Back Story: Site of grisly 1956 murder is demolished The house was the scene of one of the most brutal murders ever to have taken place in Baltimore County. A 21-year-old West Baltimore drifter and ex-convict on parole from the Maryland State Reformatory for Males entered this house, on a bend of what was then called Charles Street Avenue, about 3:30 p.m. She had just returned from a shopping trip to Towson and was sitting in the second-floor den, eating a late-afternoon snack of a bowl of ice cream and two coconut cupcakes, when she heard the screen door being forced open on the first level. What followed was a murderous frenzy, as Kier attacked his victim repeatedly in a fight that raged throughout the den and living room. A table was smeared with her blood. Bopst was beaten about the face with a 12-inch brass figurine and was stabbed repeatedly with two 10-inch butcher knives and a Japanese saber still in its scabbard, which punctured her throat. Arriving home about 5:20 p.m., John H. Thinking she had fainted, he kicked in the back door. Arriving county police called it the "most brutal assault they had ever seen," reported The Sun. Police found a blue suit coat with a sex novel and a beer bottle cap in the pocket along with two empty beer bottles on the ground. The next morning, Kier was arrested in his home and charged with the murder of Bopst. 19, 1956, Kier was later retried in Frederick County Circuit Court after a court found that an involuntary confession had erroneously been admitted as evidence during the trial. McKeldin reviewed the case, Kier received several reprieves, but newly inaugurated Gov. The next day, a little before 10 p.m., Kier, wearing only clean white shorts, entered the gas chamber at the Maryland State Penitentiary, where four guards strapped him to a perforated metal chair. A minute or two after 10 p.m., the signal was given by Warden Vernon L. "He was ready to die. As far as the house, it has had numerous owners over the years.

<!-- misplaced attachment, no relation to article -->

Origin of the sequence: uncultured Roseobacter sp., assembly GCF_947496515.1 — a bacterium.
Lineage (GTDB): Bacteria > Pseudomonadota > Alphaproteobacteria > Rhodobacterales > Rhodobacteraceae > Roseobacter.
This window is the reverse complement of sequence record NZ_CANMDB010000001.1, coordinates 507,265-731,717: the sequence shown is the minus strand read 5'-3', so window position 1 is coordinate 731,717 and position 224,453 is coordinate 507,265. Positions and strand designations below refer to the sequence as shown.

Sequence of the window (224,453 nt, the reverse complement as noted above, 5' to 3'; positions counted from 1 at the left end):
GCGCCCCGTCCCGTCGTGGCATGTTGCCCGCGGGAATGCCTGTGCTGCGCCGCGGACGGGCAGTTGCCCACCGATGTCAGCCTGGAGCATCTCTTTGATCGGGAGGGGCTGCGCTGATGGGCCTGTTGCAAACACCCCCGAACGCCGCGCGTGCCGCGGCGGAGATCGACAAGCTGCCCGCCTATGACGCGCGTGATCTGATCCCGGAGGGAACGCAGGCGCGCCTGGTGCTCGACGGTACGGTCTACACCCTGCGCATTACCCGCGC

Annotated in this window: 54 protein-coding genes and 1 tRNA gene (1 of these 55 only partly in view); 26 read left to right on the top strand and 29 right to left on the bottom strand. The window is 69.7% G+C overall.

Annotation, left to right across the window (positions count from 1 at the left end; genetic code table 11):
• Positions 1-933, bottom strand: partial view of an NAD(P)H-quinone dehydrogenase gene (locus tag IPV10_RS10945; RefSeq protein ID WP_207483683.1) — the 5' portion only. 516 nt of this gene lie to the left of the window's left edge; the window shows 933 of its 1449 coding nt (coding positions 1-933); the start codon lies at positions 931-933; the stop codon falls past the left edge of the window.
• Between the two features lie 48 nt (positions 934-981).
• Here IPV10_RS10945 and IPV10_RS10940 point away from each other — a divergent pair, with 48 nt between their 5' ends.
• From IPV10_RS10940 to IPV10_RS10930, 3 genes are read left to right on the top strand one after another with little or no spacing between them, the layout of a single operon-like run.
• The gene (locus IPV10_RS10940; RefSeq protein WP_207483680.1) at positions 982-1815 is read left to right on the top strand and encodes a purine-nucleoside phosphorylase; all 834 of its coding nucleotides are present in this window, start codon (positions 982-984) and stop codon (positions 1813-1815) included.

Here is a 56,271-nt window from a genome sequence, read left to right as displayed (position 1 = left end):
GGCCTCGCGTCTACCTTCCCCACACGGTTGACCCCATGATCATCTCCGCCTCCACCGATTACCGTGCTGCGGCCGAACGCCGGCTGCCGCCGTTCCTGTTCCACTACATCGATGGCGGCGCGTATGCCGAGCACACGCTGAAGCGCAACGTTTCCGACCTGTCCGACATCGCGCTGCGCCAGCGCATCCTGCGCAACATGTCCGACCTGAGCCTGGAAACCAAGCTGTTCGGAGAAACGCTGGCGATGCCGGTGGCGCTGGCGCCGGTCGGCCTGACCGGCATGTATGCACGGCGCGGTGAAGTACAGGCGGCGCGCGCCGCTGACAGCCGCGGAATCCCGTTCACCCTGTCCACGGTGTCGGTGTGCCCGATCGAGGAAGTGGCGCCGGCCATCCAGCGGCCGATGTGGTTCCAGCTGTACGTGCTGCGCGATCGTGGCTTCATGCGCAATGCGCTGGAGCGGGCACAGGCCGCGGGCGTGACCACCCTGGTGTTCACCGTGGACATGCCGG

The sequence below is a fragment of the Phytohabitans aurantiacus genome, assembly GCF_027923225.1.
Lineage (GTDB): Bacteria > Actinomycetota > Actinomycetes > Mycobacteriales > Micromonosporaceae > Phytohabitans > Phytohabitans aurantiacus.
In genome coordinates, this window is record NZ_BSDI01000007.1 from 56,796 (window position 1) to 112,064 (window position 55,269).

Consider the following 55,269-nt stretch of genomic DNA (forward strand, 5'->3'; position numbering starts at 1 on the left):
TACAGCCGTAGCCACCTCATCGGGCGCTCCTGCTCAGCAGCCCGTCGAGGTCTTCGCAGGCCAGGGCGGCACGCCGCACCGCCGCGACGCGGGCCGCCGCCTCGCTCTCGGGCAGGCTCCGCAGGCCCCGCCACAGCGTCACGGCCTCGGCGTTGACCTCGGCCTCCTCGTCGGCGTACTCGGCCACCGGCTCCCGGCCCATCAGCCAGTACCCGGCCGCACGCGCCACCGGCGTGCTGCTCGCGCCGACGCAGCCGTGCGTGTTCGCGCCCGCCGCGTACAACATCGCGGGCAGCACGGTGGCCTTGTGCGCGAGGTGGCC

- Last updated 4 years ago